When caught up in the holiday gaiety of Cape Town’s incredible natural beauty and cosmopolitan urban delights, the city’s dark history is easily forgotten. But like any responsible traveller, you don’t want to be that person – ignorance, however unintentional, is not what you’re about. Which is where a trip to District Six comes in.
Once a lively, multiracial, inner-city district, the devastation of District Six under the Afrikaner regime began in the mid sixties and is still remembered in this area today.
Here you will witness harrowing, personal accounts of how people were treated during the country’s apartheid years, that – although specific to this small inner-city district – will ring true for the majority of non-whites living across South Africa at this time.
The once-vibrant-cultural-centre was declared a whites only area in 1966. Largely made up of a non-white community, around 60,000 of District Six’s residents were given an eviction notice like no other. Having been forcibly removed and displaced to the barren lands of the outer-city realms, the majority of their homes were then bulldozed by 1982 in an attempt to completely destroy their memory. And the segregation didn’t stop there. Once relocated, they were then marginalised further dependant on race, meaning that mixed couples and – in extreme cases – families, were made to live apart.
The end of apartheid, in 1994, saw part of District Six turned into a public museum aiming to tell the stories of its former residents; today, packed to the brim with artefacts, photos and expressive art, District Six is much like a living memorial.
“District Six is a blot which the government has cleaned up and will continue to clear up”, said South Africa’s former Afrikaans Prime Minister, Pieter Willem Botha. Housed inside the former Methodist Mission Church, this museum offers the opportunity to take a walk through history and is deeply moving.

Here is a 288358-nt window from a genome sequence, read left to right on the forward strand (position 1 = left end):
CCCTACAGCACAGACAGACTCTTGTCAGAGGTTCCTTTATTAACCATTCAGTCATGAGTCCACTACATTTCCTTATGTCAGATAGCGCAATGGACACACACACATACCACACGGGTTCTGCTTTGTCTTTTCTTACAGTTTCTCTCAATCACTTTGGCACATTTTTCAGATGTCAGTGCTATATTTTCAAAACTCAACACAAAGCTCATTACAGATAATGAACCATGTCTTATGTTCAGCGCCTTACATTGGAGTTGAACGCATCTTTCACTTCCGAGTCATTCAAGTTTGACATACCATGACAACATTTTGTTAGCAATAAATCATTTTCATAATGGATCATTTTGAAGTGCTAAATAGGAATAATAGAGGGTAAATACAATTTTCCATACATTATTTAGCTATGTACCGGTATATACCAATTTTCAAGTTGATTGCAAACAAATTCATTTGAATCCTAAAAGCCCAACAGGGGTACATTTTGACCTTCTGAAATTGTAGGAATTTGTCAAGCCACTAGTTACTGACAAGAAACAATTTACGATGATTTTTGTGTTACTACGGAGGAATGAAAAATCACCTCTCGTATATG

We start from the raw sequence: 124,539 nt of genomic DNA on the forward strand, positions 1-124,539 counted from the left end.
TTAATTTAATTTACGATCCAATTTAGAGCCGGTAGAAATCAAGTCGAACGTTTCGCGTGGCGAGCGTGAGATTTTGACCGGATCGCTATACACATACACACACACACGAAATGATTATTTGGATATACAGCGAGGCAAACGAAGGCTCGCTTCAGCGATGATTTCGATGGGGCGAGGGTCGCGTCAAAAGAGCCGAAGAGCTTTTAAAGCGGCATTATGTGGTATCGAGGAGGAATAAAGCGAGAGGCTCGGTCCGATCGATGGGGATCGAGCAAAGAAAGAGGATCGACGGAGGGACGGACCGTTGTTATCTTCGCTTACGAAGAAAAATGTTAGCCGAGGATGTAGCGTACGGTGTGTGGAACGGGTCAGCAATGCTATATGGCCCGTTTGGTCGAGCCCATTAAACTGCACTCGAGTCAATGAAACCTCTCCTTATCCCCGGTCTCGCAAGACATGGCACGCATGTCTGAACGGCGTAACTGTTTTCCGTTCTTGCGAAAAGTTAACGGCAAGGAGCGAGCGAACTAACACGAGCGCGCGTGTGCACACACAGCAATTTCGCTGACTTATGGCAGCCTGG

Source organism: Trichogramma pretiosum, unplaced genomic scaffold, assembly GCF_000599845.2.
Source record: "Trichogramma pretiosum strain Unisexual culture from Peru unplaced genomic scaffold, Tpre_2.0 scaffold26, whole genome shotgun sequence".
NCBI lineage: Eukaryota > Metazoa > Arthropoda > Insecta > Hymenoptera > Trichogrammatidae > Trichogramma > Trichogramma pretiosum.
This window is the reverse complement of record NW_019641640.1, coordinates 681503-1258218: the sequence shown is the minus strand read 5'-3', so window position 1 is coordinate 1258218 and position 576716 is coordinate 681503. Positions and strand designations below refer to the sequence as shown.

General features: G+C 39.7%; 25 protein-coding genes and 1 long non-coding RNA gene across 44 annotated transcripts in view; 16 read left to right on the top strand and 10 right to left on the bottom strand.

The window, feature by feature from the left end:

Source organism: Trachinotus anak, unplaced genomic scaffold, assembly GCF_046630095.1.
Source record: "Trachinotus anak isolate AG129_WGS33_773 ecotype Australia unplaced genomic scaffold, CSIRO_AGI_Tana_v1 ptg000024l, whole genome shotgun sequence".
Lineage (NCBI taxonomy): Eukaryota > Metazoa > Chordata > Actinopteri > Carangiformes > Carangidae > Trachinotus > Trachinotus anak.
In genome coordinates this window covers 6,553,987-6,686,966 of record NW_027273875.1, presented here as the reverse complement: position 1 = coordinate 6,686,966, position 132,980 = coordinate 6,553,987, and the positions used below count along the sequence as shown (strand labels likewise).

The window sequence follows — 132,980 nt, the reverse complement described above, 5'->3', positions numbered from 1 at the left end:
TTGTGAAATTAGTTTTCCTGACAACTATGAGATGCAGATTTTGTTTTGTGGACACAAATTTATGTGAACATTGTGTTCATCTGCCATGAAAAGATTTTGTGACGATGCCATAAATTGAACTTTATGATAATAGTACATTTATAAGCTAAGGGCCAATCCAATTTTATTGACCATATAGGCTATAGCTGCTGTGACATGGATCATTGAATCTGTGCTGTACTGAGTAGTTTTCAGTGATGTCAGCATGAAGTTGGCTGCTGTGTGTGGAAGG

On the floor is a map of district six in its former glory, with all the original street names and some of the family names of those who lived there. Walls are adorned with faded photographs and written accounts, whilst artifacts include the original street signs that marked out the community’s home and the “Europeans Only” benches that were inflicted upon the multi-racial community.
To make the most of this sobering experience, a guided tour is a must. Most of the guides are former District Six residents, each with a story that is is as horrifying as it is fascinating resulting in a truly immersive insight into Cape Town’s history.
Here, in District Six, you will soon discover that South Africa likes to confront the complexities of its history by addressing it head on. Having had no control before, this is a way for District Six’s former residents to claim their history back for themselves.
Discovering South Africa means discovering its past too. Whilst in Cape Town, take the included hop-on hop-off sightseeing bus to the District Six Museum and spend around 40 minutes here.
Nestled between Table Mountain and the Waterfront in central Cape Town’s main city bowl – it became the Sixth Municipal District of Cape Town in 1867.
9am-4pm, Monday to Saturday.
R40 for a self-guided tour or R55 to be led around by a guide (who are often ex-residents, so it’s definitely worth the extra pound).
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